An interesting thing happened along the route of machines taking over the world. It seems an international study published in the Annals of Oncology finds artificial intelligence (AI) detected skin cancer better than dermatologists. Dermatologists accurately identified 86.5% of skin cancers during the testing vs. 95.0% for the machines and AI.
Machines handle a lot for humans in this digital world and that is certainly the case when it comes to credit cards and payments. To protect the flows, the industry is set to again move up its security standards, in hopes of making it more difficult for the bad guys to access payment networks or payment accounts.
Building off of existing mandates, new Payment Card Industry Data Security Standard (PCI-DSS) requirements will go into effect June 30, 2018. Payment card acquirers, processors, gateways and service providers worldwide are now required to discontinue the use of Secure Sockets Layer (SSL) and early versions of Transport Layer Security (TLS) in favor of a more secure encryption protocol, TLS v1.1 or higher.
For the banking and payments industry, requiring the use of these higher encryption protocols is arguably a long-time coming. SSL 3.0 encryption was introduced more than 20Ys ago and the earliest version of TLS emerged almost 30Ys ago. Over the years, both SSL and early TLS protocols have been found to have serious vulnerabilities, which exploits have utilized to compromise networks. According to the National Institute of Standards and Technology (NIST), there are no patches or repairs that can make these older protocols secure.
In this light, it is not surprising that payment processors and banks are being "strongly encouraged" to implement TLS 1.2, which was introduced merely 10Ys ago in 2008.
With the upgrade deadline close at hand, you may be wondering what community banks should do to ensure that they, their processors and their customers are compliant?
Migrate to a minimum of TLS 1.1, and preferably TLS 1.2: It is possible to implement countermeasures against some attacks on TLS 1.1, but migrating to a later version is strongly encouraged. Experts agree that this is the only reliable method to protect against the current protocol vulnerabilities.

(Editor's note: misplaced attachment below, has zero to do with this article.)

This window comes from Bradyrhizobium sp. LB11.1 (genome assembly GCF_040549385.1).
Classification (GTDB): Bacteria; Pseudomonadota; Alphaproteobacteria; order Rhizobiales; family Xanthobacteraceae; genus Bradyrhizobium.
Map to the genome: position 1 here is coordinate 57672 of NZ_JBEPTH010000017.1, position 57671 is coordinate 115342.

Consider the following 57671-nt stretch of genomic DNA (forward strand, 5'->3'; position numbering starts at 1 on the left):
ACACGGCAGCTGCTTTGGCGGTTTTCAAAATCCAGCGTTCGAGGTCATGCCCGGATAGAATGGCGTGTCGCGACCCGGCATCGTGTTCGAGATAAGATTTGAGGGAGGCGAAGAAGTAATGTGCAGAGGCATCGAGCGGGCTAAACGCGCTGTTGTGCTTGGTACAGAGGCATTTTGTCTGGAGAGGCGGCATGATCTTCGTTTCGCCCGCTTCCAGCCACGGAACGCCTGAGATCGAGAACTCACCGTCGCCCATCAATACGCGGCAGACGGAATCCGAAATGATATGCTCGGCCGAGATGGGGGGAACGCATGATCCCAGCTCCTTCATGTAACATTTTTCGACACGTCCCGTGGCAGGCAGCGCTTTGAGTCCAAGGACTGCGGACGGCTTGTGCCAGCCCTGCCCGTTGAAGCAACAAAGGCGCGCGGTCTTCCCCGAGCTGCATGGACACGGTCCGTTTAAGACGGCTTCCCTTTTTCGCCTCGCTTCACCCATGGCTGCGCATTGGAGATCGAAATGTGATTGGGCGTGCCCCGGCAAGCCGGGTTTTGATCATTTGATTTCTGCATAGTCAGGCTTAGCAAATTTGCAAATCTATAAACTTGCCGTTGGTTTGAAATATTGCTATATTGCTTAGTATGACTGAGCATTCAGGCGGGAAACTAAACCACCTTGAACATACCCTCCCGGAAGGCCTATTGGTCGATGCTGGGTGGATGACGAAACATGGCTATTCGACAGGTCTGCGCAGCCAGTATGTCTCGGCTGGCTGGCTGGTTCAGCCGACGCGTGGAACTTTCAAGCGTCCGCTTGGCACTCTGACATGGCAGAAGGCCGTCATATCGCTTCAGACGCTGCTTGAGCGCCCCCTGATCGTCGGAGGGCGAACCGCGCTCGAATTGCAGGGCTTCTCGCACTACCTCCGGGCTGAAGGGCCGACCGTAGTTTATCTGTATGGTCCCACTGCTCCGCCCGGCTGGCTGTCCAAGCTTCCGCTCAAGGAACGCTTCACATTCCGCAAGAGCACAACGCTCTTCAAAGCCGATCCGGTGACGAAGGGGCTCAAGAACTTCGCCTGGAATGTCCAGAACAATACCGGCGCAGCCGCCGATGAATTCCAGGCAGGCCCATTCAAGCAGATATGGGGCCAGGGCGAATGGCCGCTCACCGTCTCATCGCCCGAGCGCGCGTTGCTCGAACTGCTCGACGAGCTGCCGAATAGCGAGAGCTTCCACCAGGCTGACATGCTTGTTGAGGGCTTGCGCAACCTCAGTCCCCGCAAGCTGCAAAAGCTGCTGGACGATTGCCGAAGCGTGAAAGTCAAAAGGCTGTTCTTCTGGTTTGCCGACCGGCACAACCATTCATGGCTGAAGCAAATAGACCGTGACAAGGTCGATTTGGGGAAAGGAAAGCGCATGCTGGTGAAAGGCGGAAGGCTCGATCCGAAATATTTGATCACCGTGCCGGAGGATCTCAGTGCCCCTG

Patch TLS software against implementation vulnerabilities: Implementation vulnerabilities, such as Heartbleed in OpenSSL, can pose serious risks, according to the PCI Security Standards Council. Banks, processors and online businesses should keep TLS software up-to-date to ensure it is patched against these vulnerabilities and have countermeasures for other attacks.
Configure TLS securely: In addition to providing support for later versions of TLS, banks and their payment providers must make sure that TLS implementation is configured securely. You need to check that secure TLS cipher suites and key sizes are supported and disable support for other cipher suites that are not necessary for interoperability, per the PCI Security Standards.
Monitor for potential suspicious activity: Banks, online businesses and their processing partners should always be on the lookout to identify unusual increases in requests to revert back to vulnerable protocols. Additionally, payments players should ensure all applicable PCI DSS requirements are also in place. It is also helpful to receive updates about new vulnerabilities.
This may seem pretty technical, but your IT team will know what to do. Check in with them to ensure that you are covered where you need to be and then let the machines do the rest.